Traditionally the launch of a next-generation high-end video card has been a staggered process. In the name of getting cards out as soon as possible the first cards are almost always reference cards coming preassembled straight from AMD or NVIDIA, which are then touched up in the livery of their partners before being boxed and sold. Only later on – particularly when there’s a solid supply of GPUs – can partners acquire individual parts and put together their custom designs.

But as it’s turning out the Radeon HD 7970 isn’t going to be a traditional launch. In a rare move AMD has loosened the leash on their partners just a bit, and as a result we’re seeing semi-custom cards planned for launch earlier than usual. XFX looks to be the first partner to take advantage of this more liberal policy, as alongside the reference cards being launched today they’re launching their first semi-custom 7970s.

AMD GPU Specification Comparison
  XFX Radeon HD 7970 Black Edition AMD Radeon HD 7970 AMD Radeon HD 6970 AMD Radeon HD 6870
Stream Processors 2048 2048 1536 1120
Texture Units 128 128 96 56
ROPs 32 32 32 32
Core Clock 1000MHz 925MHz 880MHz 900MHz
Memory Clock 1.425GHz (5.7GHz effective) GDDR5 1.375GHz (5.5GHz effective) GDDR5 1.375GHz (5.5GHz effective) GDDR5 1.05GHz (4.2GHz effective) GDDR5
Memory Bus Width 384-bit 384-bit 256-bit 256-bit
Frame Buffer 3GB 3GB 2GB 1GB
FP64 1/4 1/4 1/4 N/A
Architecture GCN GCN VLIW4 VLIW5
Transistor Count 4.31B 4.31B 2.64B 1.7B
Manufacturing Process TSMC 28nm TSMC 28nm TSMC 40nm TSMC 40nm
Price Point $599 $549 $350 $160

XFX has 4 7970s planned; half of which are using AMD’s reference cooler, and the other half using XFX’s twin fan Double Dissipation cooler. As is traditional with the first wave of customized cards, all of these cards are semi-custom as XFX is using AMD’s reference PCB. Fully custom cards will come farther down the line. Of these 4 cards, 2 of them will be launching today: XFX’s Core Edition pure reference card, and their customized Black Edition Double Dissipation model, which features both a factory overclock and XFX’s custom cooler. It’s the Black Edition Double Dissipation we’ll be looking at today.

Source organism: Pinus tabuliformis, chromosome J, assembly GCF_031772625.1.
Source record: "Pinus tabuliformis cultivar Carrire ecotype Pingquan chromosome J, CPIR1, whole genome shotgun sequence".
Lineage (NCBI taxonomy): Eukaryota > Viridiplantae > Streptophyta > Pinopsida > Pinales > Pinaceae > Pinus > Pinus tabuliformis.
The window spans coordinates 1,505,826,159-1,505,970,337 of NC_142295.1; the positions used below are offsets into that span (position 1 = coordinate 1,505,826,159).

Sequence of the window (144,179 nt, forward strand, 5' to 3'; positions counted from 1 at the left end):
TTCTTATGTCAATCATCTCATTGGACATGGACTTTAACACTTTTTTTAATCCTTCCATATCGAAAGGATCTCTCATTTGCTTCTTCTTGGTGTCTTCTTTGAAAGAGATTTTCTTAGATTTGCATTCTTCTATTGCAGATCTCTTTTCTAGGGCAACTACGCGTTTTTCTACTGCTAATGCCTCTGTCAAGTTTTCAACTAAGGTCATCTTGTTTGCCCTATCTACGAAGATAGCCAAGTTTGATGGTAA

XFX Radeon HD 7970 Lineup
  XFX Radeon HD 7970 Black Edition Double Dissipation XFX Radeon HD 7970 Black Edition XFX Radeon HD 7970 Double Dissipation XFX Radeon HD 7970 Core Edition
Product Number FX-797A-TDBC FX-797A-TNBC FX-797A-TDFC FX-797A-TNFC
Core Clock 1000MHz 1000MHz 925MHz 925MHz
Memory Clock 1.425GHz (5.7GHz effective) GDDR5 1.425GHz (5.7GHz effective) GDDR5 1.375GHz (5.5GHz effective) GDDR5 1.375GHz (5.5GHz effective) GDDR5
Cooler Double Dissipation Reference Double Dissipation Reference
Price Point $599 N/A N/A $559

The 7970 Black Edition Double Dissipation is XFX’s top 7970 card. XFX is binning the boards they receive from AMD to give their Black Edition lineup a moderately impressive launch day overclock. The 7970 BEDD ships at 1000MHz core (8% overclock) and 5.7GHz memory (4% overclock), on what’s proving to be a rather overclockable design for AMD. Notably they’re doing this without any extra voltage – both our reference and BEDD 7970s run at 1.17v – which means the BEDD’s power consumption is only marginally higher than the reference 7970.